In the past couple of weeks I have discovered something very useful- being a fluent native speaker (reader-writer) of the English language is a marketable skill in the 21st Century. It turns out that the time that my old English Master spent drumming boring grammar into my thick adolescent skull wasn’t a waste of time after all. Who’d a thunk it?
I have been casting around for freelance writing work for a couple of months now with some success and in my search an interesting fact has turned up. Much of the freelance writing work available at the moment specifies that they are looking for a native speaker of English, preferably from the US or UK, but Australia seems to be totally acceptable so far as well. Interestingly much of this work comes from Asian countries many of which, like India and Bangladesh, that use English as their lingua franca, but the majority of the work comes from China. In an effort to market themselves to the West the Chinese want to mimic it but for some reason they cannot seem to be able to do it themselves- they need the genuine thing to give it polish.
An excellent blog that covered this issue, Learn English or Starve, and delineated several reasons why the Chinese will not attain anything like a native fluency in English (or any other language than Chinese):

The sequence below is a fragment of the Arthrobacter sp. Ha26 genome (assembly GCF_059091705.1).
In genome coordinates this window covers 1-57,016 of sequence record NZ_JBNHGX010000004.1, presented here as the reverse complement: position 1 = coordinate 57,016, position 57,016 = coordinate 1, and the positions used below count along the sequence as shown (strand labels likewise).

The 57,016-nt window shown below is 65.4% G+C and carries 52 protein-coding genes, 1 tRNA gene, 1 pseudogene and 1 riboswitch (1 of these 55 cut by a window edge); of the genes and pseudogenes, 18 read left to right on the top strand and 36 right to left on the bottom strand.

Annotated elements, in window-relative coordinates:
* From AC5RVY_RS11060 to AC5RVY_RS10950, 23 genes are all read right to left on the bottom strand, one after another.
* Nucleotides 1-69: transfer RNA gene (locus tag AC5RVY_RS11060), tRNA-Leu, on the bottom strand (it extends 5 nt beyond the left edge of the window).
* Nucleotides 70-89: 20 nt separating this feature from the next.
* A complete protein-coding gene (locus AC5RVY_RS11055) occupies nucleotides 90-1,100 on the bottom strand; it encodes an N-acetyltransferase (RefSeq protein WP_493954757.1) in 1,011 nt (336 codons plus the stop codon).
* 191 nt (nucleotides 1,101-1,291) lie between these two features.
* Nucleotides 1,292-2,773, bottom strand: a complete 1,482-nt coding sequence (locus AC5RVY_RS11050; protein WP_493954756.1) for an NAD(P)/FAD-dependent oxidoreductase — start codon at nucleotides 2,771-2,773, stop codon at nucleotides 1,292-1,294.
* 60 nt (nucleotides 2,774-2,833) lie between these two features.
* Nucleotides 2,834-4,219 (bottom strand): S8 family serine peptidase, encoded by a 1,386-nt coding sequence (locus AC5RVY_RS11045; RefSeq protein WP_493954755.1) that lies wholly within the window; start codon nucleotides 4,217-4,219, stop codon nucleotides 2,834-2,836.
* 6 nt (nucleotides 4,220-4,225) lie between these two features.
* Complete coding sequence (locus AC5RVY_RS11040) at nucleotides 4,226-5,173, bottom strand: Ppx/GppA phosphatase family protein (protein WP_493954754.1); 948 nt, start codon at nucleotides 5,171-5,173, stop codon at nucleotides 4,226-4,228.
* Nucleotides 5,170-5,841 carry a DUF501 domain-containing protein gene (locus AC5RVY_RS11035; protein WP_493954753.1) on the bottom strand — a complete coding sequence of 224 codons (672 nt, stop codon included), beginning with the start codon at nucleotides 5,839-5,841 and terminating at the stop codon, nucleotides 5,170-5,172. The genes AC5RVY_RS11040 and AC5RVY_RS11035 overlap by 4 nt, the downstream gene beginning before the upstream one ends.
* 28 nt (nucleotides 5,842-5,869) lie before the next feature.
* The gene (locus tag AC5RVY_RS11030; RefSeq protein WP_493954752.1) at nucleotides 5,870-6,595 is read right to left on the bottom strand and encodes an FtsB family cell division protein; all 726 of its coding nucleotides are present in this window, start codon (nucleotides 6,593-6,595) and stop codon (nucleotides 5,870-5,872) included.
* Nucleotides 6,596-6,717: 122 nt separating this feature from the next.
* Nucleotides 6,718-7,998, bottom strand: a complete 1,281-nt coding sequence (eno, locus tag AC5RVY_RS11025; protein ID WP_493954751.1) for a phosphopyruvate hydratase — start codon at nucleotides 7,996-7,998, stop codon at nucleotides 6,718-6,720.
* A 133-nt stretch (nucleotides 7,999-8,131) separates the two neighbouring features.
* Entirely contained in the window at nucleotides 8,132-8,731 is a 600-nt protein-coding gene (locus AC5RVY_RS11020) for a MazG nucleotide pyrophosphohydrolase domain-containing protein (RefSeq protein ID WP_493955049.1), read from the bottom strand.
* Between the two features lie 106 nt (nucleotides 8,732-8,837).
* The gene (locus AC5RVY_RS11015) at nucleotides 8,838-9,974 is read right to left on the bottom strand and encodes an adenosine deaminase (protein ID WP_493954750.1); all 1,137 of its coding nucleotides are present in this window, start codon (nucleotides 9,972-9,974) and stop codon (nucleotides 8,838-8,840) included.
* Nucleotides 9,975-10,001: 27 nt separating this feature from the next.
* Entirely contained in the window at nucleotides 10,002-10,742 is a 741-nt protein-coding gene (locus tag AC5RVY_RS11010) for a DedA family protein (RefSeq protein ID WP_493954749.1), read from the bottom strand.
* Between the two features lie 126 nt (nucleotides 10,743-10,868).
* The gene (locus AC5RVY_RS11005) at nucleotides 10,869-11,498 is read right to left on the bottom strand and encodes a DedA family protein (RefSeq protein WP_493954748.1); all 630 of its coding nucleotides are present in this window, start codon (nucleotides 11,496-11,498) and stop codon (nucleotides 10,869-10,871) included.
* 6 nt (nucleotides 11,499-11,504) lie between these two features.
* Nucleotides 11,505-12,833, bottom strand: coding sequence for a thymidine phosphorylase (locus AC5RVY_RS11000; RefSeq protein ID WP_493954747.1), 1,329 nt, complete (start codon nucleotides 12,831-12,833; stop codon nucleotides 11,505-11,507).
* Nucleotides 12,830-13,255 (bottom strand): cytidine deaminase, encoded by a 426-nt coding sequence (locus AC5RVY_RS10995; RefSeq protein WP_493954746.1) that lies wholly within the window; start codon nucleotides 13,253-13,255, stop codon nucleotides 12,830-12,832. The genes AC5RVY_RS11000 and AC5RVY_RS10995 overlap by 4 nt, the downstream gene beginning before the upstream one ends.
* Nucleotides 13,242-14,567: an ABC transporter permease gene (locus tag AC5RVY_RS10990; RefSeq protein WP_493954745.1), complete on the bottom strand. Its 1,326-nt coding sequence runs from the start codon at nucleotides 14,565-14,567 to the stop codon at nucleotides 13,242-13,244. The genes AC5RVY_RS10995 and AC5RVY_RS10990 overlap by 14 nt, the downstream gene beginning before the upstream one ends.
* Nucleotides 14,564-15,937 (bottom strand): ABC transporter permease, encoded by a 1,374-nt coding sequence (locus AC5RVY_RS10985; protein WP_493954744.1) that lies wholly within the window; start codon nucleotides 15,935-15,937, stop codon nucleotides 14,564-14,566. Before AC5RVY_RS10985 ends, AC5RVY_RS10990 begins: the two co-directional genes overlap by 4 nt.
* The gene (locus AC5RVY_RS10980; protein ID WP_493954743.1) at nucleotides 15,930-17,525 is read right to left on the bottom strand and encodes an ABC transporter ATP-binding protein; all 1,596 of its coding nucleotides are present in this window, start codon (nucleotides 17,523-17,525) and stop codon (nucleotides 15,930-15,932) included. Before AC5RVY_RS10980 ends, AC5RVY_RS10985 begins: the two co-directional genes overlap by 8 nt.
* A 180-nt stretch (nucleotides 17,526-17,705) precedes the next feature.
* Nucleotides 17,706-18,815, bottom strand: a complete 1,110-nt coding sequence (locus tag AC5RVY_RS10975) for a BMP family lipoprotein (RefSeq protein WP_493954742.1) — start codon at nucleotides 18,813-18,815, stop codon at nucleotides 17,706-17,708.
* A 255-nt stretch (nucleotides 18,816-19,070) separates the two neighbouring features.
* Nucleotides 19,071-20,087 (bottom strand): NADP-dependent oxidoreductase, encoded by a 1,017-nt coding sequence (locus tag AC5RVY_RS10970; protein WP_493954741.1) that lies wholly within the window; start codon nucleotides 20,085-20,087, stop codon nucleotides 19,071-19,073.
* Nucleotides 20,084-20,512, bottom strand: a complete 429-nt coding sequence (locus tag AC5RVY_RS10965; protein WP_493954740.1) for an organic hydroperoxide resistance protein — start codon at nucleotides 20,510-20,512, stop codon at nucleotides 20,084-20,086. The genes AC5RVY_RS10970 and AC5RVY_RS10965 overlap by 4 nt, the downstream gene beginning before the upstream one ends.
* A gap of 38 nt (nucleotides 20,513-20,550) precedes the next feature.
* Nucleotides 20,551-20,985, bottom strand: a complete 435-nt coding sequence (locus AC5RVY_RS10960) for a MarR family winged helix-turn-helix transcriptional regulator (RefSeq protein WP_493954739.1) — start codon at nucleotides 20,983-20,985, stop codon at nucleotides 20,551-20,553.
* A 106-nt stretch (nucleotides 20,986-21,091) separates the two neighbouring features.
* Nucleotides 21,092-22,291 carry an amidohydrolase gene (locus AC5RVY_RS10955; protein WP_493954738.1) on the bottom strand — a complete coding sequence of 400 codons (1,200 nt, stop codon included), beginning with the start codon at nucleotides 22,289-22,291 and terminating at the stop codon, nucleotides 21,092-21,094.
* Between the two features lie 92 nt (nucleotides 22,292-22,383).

“I’ve forgotten how many times I tried to explain the most basic ideas of first and second language acquisition. Children acquire languages when they’re young or, to borrow a linguistic term, are in the middle of their critical period of language acquisition. I never went to class to learn how to speak my own language, I simply acquired it by being immersed in the pre-existing language environment.”– http://learnenglishorstarve.wordpress.com/2011/10/21/native-response/. It is the same reason why I can never hope to speak French like a Parisian and it makes perfect sense. And yet China seems hell bent on trying to do just that. LEOS continues with the most sensible thing that I have read on this so far:
“Like I explained in the original article, people still believe in the mad idea that anyone could achieve native fluency just by instruction — and instruction well after early formative years. People like that need to relearn the meaning of the world ‘native.’”– http://learnenglishorstarve.wordpress.com/2011/10/22/fluency-respond-race/#comments.
So it would seem that while the vagaries of English grammar continue to elude Asian tongues (and so how much more their pens) that they will continue to require the services of writers like myself that write grammatically correct, practical, common, colloquial, readable English in order to sell themselves to westerners across the world. If they ever figure out how little grammar actually matters to most web writing then I am out of a job but somehow I just don’t see that happening for a while yet.